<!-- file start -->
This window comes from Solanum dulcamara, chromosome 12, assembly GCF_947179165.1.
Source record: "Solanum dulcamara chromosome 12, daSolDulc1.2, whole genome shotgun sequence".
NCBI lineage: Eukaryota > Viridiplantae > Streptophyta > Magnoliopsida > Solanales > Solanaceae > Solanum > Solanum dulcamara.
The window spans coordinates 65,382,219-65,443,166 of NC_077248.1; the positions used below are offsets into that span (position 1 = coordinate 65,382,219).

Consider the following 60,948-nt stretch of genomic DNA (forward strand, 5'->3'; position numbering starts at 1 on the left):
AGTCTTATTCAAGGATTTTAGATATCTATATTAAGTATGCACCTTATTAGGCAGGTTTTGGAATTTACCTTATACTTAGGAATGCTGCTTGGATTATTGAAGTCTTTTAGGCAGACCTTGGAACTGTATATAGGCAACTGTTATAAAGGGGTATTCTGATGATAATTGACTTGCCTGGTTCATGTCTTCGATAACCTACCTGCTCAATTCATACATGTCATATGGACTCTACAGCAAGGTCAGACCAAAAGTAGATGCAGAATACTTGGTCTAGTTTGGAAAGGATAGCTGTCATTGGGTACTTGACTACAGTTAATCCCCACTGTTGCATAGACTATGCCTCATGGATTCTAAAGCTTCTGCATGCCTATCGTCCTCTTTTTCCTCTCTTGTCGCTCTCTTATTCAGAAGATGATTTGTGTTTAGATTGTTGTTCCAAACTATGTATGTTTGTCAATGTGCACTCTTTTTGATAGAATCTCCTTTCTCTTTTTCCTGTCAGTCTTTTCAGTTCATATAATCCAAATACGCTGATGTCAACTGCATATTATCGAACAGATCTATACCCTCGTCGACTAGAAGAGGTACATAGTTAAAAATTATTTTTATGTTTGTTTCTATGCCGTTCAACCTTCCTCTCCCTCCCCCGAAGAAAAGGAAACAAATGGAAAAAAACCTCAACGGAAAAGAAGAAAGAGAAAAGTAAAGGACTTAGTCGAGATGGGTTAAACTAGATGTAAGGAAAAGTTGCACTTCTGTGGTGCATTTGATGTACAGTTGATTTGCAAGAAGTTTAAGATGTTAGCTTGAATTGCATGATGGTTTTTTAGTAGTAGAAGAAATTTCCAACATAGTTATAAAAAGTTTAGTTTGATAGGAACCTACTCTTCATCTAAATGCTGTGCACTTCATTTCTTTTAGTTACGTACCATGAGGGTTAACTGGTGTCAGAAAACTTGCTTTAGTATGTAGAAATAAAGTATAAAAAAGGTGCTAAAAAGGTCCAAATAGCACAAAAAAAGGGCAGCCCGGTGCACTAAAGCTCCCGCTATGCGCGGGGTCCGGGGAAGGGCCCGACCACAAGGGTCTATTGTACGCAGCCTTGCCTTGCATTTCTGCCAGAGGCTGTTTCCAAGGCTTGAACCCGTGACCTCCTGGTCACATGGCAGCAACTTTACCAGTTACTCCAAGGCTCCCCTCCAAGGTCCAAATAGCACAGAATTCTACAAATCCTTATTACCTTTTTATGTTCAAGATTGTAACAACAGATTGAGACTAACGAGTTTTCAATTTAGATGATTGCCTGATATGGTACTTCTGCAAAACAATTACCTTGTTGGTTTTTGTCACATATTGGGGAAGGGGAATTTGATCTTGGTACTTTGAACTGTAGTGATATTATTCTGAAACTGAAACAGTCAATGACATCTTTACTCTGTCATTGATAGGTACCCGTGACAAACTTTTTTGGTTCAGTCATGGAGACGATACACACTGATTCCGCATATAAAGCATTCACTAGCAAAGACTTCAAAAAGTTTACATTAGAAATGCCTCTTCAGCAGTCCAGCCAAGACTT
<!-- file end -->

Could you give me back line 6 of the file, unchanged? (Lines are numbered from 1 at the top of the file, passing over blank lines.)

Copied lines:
AGTCTTATTCAAGGATTTTAGATATCTATATTAAGTATGCACCTTATTAGGCAGGTTTTGGAATTTACCTTATACTTAGGAATGCTGCTTGGATTATTGAAGTCTTTTAGGCAGACCTTGGAACTGTATATAGGCAACTGTTATAAAGGGGTATTCTGATGATAATTGACTTGCCTGGTTCATGTCTTCGATAACCTACCTGCTCAATTCATACATGTCATATGGACTCTACAGCAAGGTCAGACCAAAAGTAGATGCAGAATACTTGGTCTAGTTTGGAAAGGATAGCTGTCATTGGGTACTTGACTACAGTTAATCCCCACTGTTGCATAGACTATGCCTCATGGATTCTAAAGCTTCTGCATGCCTATCGTCCTCTTTTTCCTCTCTTGTCGCTCTCTTATTCAGAAGATGATTTGTGTTTAGATTGTTGTTCCAAACTATGTATGTTTGTCAATGTGCACTCTTTTTGATAGAATCTCCTTTCTCTTTTTCCTGTCAGTCTTTTCAGTTCATATAATCCAAATACGCTGATGTCAACTGCATATTATCGAACAGATCTATACCCTCGTCGACTAGAAGAGGTACATAGTTAAAAATTATTTTTATGTTTGTTTCTATGCCGTTCAACCTTCCTCTCCCTCCCCCGAAGAAAAGGAAACAAATGGAAAAAAACCTCAACGGAAAAGAAGAAAGAGAAAAGTAAAGGACTTAGTCGAGATGGGTTAAACTAGATGTAAGGAAAAGTTGCACTTCTGTGGTGCATTTGATGTACAGTTGATTTGCAAGAAGTTTAAGATGTTAGCTTGAATTGCATGATGGTTTTTTAGTAGTAGAAGAAATTTCCAACATAGTTATAAAAAGTTTAGTTTGATAGGAACCTACTCTTCATCTAAATGCTGTGCACTTCATTTCTTTTAGTTACGTACCATGAGGGTTAACTGGTGTCAGAAAACTTGCTTTAGTATGTAGAAATAAAGTATAAAAAAGGTGCTAAAAAGGTCCAAATAGCACAAAAAAAGGGCAGCCCGGTGCACTAAAGCTCCCGCTATGCGCGGGGTCCGGGGAAGGGCCCGACCACAAGGGTCTATTGTACGCAGCCTTGCCTTGCATTTCTGCCAGAGGCTGTTTCCAAGGCTTGAACCCGTGACCTCCTGGTCACATGGCAGCAACTTTACCAGTTACTCCAAGGCTCCCCTCCAAGGTCCAAATAGCACAGAATTCTACAAATCCTTATTACCTTTTTATGTTCAAGATTGTAACAACAGATTGAGACTAACGAGTTTTCAATTTAGATGATTGCCTGATATGGTACTTCTGCAAAACAATTACCTTGTTGGTTTTTGTCACATATTGGGGAAGGGGAATTTGATCTTGGTACTTTGAACTGTAGTGATATTATTCTGAAACTGAAACAGTCAATGACATCTTTACTCTGTCATTGATAGGTACCCGTGACAAACTTTTTTGGTTCAGTCATGGAGACGATACACACTGATTCCGCATATAAAGCATTCACTAGCAAAGACTTCAAAAAGTTTACATTAGAAATGCCTCTTCAGCAGTCCAGCCAAGACTT